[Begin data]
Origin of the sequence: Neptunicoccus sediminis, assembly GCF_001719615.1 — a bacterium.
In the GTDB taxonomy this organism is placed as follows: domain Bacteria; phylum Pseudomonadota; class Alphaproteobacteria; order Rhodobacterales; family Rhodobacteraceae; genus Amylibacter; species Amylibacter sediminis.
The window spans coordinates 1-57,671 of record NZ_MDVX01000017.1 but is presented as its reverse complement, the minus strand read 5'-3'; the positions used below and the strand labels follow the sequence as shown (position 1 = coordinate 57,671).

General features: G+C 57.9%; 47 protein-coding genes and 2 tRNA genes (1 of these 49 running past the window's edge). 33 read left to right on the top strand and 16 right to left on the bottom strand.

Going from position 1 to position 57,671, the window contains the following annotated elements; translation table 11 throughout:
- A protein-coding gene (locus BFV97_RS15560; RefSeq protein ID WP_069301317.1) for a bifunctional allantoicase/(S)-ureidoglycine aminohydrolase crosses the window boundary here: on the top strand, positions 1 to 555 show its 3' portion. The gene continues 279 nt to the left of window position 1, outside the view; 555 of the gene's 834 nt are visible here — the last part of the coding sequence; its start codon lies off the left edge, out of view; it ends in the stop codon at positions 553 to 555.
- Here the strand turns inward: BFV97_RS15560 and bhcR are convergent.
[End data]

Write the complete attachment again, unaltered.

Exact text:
Origin of the sequence: Neptunicoccus sediminis, assembly GCF_001719615.1 — a bacterium.
In the GTDB taxonomy this organism is placed as follows: domain Bacteria; phylum Pseudomonadota; class Alphaproteobacteria; order Rhodobacterales; family Rhodobacteraceae; genus Amylibacter; species Amylibacter sediminis.
The window spans coordinates 1-57,671 of record NZ_MDVX01000017.1 but is presented as its reverse complement, the minus strand read 5'-3'; the positions used below and the strand labels follow the sequence as shown (position 1 = coordinate 57,671).

General features: G+C 57.9%; 47 protein-coding genes and 2 tRNA genes (1 of these 49 running past the window's edge). 33 read left to right on the top strand and 16 right to left on the bottom strand.

Going from position 1 to position 57,671, the window contains the following annotated elements; translation table 11 throughout:
- A protein-coding gene (locus BFV97_RS15560; RefSeq protein ID WP_069301317.1) for a bifunctional allantoicase/(S)-ureidoglycine aminohydrolase crosses the window boundary here: on the top strand, positions 1 to 555 show its 3' portion. The gene continues 279 nt to the left of window position 1, outside the view; 555 of the gene's 834 nt are visible here — the last part of the coding sequence; its start codon lies off the left edge, out of view; it ends in the stop codon at positions 553 to 555.
- Here the strand turns inward: BFV97_RS15560 and bhcR are convergent.